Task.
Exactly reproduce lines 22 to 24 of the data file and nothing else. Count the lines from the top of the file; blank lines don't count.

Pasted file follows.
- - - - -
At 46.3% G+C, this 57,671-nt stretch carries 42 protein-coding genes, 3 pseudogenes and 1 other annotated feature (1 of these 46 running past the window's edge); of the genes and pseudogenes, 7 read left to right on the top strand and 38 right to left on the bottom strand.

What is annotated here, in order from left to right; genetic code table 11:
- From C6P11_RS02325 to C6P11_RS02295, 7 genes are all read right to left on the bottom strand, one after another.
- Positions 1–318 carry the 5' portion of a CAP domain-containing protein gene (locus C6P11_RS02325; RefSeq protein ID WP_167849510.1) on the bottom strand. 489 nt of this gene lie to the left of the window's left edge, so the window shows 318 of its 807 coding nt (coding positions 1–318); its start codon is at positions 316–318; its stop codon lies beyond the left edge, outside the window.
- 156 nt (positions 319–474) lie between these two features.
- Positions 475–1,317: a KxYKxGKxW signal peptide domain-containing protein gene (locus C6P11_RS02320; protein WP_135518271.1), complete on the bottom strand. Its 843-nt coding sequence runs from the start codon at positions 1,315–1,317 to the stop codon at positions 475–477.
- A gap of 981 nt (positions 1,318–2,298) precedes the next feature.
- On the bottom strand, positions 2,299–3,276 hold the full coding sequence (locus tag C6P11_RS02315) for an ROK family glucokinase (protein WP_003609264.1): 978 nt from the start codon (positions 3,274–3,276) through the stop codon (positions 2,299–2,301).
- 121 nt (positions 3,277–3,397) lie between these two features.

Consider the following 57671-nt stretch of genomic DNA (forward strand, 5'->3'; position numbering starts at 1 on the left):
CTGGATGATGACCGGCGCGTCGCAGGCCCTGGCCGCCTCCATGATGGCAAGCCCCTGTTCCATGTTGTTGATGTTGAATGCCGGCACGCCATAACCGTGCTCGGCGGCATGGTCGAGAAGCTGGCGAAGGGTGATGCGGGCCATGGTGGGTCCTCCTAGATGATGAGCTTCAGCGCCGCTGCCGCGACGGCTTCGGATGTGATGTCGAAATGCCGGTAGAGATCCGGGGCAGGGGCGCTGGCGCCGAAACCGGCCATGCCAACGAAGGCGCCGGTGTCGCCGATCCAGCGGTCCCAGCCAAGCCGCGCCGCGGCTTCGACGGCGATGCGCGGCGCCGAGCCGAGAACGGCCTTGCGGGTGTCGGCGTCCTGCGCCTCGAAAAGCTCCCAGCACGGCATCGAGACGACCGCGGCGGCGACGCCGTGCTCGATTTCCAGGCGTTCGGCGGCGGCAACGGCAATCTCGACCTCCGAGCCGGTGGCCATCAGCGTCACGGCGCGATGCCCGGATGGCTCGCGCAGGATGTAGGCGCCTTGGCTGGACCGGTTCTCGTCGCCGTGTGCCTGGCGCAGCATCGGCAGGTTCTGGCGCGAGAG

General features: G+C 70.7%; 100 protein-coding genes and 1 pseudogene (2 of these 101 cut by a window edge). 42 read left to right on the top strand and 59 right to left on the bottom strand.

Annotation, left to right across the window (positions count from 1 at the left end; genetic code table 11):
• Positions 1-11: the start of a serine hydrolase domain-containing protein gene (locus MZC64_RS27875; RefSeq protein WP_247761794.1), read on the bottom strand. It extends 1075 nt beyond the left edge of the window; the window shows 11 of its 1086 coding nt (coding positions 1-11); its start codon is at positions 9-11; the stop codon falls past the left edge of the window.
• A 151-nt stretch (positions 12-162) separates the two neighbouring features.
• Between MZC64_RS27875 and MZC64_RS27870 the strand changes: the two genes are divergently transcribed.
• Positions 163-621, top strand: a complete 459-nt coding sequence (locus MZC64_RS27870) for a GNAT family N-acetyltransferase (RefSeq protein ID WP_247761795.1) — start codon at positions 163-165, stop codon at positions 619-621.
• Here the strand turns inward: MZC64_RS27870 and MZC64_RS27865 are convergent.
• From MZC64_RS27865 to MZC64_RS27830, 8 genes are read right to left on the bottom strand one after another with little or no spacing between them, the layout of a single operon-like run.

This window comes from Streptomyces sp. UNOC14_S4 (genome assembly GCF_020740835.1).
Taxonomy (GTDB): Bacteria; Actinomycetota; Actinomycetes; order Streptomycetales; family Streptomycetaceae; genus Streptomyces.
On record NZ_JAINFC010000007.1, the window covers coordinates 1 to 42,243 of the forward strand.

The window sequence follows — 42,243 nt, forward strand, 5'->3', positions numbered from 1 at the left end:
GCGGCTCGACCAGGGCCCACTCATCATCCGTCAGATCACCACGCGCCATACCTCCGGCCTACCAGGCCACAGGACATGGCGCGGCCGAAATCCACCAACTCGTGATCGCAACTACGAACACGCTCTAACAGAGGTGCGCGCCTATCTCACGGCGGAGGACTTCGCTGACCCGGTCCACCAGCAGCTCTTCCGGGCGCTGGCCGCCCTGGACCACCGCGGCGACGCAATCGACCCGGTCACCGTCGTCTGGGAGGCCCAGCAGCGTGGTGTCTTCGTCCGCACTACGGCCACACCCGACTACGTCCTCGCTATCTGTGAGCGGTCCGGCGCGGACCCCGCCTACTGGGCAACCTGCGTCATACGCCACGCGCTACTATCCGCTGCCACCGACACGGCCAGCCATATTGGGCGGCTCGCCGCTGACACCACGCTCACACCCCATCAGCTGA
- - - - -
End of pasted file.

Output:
On record NZ_JAINFC010000007.1, the window covers coordinates 1 to 42,243 of the forward strand.

The window sequence follows — 42,243 nt, forward strand, 5'->3', positions numbered from 1 at the left end:
GCGGCTCGACCAGGGCCCACTCATCATCCGTCAGATCACCACGCGCCATACCTCCGGCCTACCAGGCCACAGGACATGGCGCGGCCGAAATCCACCAACTCGTGATCGCAACTACGAACACGCTCTAACAGAGGTGCGCGCCTATCTCACGGCGGAGGACTTCGCTGACCCGGTCCACCAGCAGCTCTTCCGGGCGCTGGCCGCCCTGGACCACCGCGGCGACGCAATCGACCCGGTCACCGTCGTCTGGGAGGCCCAGCAGCGTGGTGTCTTCGTCCGCACTACGGCCACACCCGACTACGTCCTCGCTATCTGTGAGCGGTCCGGCGCGGACCCCGCCTACTGGGCAACCTGCGTCATACGCCACGCGCTACTATCCGCTGCCACCGACACGGCCAGCCATATTGGGCGGCTCGCCGCTGACACCACGCTCACACCCCATCAGCTGA